Mass protest against Quebec government budget cuts

By Richard Dufour
14 March 2011
Demonstrators in Montreal

More than 50,000 people, from all parts of Quebec, marched through the streets of Montreal last Saturday to protest against the new round of social spending cuts and service-fee hikes to be outlined in the budget to be tabled this Thursday by the provincial Liberal government of Jean Charest.

Health care workers, teachers, civil servants, and workers affiliated with industrial unions like the Steelworkers joined large numbers of university and CEGEP (college) students in expressing their strong opposition to the anti-social measures of the Charest government.

The march concluded at Premier Charest’s Montreal office.

In their 2010 budget, the Liberals imposed a new health care tax and announced multiple hikes in the provincial sales tax, electricity rates, and university tuition fees, while continuing to reduce taxes for big business and the rich. The coming budget is to outline the Liberals’ plans to limit the total increase in government spending to little more than 2 percent per year, which translates into a major cut in real spending when inflation and population growth are taken into account, and to eliminate the provincial deficit by the 2013-14 fiscal year. These measures will involve both substantial spending cuts and further service-fee increases.

The large turnout at Saturday’s demonstration attests to the determination of broad sections of the population to oppose the drive of the government and the capitalist elite as a whole to destroy what remains of the welfare-state programs established in the 1960s and 70s.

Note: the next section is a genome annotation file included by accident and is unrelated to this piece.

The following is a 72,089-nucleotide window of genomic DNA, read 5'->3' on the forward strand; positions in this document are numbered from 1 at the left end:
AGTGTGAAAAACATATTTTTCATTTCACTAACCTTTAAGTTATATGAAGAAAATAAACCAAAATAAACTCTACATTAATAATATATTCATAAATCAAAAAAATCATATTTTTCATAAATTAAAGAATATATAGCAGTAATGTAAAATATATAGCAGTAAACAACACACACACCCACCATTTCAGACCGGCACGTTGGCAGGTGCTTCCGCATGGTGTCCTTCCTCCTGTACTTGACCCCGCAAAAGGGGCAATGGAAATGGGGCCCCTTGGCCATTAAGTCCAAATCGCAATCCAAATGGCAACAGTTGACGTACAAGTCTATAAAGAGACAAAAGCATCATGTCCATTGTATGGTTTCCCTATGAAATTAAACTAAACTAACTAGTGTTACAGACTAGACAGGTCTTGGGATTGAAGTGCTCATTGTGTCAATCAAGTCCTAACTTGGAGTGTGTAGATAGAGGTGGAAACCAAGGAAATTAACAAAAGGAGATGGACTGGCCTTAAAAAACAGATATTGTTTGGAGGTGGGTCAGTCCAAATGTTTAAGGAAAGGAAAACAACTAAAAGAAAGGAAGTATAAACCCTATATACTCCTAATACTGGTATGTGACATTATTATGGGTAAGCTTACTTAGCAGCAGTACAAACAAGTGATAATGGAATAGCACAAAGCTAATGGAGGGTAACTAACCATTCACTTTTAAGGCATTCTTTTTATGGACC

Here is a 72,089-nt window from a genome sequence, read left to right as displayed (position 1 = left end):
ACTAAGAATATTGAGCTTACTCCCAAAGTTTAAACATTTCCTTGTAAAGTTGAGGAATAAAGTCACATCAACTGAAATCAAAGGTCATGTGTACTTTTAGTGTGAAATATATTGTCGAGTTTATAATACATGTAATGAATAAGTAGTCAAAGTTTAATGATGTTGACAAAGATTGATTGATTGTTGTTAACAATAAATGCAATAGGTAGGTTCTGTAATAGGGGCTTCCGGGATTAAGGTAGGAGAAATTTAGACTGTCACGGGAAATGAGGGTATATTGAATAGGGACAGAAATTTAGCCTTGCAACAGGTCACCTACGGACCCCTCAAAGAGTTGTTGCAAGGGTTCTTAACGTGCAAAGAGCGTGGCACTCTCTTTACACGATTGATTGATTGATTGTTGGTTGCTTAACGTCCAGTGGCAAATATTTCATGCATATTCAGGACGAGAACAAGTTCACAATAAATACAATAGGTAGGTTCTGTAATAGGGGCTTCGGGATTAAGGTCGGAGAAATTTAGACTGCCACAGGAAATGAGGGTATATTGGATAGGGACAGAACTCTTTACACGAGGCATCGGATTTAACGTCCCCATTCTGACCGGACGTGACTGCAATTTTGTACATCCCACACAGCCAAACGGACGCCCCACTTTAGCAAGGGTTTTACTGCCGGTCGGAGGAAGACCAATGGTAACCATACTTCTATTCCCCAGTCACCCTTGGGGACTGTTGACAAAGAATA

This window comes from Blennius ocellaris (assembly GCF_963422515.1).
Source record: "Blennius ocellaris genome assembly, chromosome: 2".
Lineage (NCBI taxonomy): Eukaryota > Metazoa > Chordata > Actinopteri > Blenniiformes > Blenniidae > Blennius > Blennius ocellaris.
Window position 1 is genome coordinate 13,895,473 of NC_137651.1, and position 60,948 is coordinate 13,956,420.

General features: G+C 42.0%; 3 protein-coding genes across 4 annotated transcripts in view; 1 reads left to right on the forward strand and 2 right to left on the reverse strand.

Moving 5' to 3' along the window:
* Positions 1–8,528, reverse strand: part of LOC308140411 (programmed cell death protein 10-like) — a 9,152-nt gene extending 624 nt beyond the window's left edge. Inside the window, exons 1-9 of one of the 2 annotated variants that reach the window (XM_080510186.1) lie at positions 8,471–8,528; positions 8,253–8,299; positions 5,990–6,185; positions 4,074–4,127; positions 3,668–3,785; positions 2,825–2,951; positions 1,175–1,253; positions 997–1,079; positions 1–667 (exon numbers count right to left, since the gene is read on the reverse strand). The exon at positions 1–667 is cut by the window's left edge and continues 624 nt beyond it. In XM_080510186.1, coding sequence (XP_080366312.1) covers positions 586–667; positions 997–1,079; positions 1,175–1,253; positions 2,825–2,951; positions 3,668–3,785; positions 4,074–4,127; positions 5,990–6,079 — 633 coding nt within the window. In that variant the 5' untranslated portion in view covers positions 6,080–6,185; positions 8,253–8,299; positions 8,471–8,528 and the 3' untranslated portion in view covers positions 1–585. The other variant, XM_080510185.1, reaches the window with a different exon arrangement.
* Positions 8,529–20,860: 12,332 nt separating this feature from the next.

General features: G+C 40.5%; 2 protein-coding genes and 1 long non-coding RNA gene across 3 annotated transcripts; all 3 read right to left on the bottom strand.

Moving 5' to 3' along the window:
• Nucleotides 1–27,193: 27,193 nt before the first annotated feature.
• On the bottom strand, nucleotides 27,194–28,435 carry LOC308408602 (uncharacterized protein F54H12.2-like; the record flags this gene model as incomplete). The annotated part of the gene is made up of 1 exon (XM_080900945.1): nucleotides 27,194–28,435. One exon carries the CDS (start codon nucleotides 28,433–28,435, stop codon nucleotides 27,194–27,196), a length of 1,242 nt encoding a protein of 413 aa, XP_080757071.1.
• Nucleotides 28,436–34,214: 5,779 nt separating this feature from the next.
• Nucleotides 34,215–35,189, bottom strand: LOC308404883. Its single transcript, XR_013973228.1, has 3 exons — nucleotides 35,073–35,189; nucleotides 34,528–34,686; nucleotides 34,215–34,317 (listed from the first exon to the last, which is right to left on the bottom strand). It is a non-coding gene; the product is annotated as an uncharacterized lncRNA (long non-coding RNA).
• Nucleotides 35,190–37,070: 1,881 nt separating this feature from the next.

But the principal objective of the organizers of Saturday’s demonstration—the trade union-dominated Alliance sociale (Social Alliance)—was to smother this opposition.

On the part of the unions, the demonstration was a ritualistic affair, organized as a substitute for a struggle, not to spearhead one. The union leaders pleaded to Charest “to listen,” while saying not a word about the policies of the Parti Quebecois, the big business party to which the unions have subordinated the working class for four decades and which is currently criticizing the Charest Liberals for not cutting social spending fast or deep enough.

The Alliance sociale accepts the Liberals’ contention that eliminating the budget deficit must be a governmental and social priority, just as they join big business in promoting the need for a competitive, that is a profitable, Quebec. They only meekly ask that the deficit be eliminated more gradually, that the rich be asked to “do their part” by slightly increasing their taxes, and that the tripartite relations through which the union bureaucracy has long received perks and influence in exchange for enforcing “social peace” be maintained.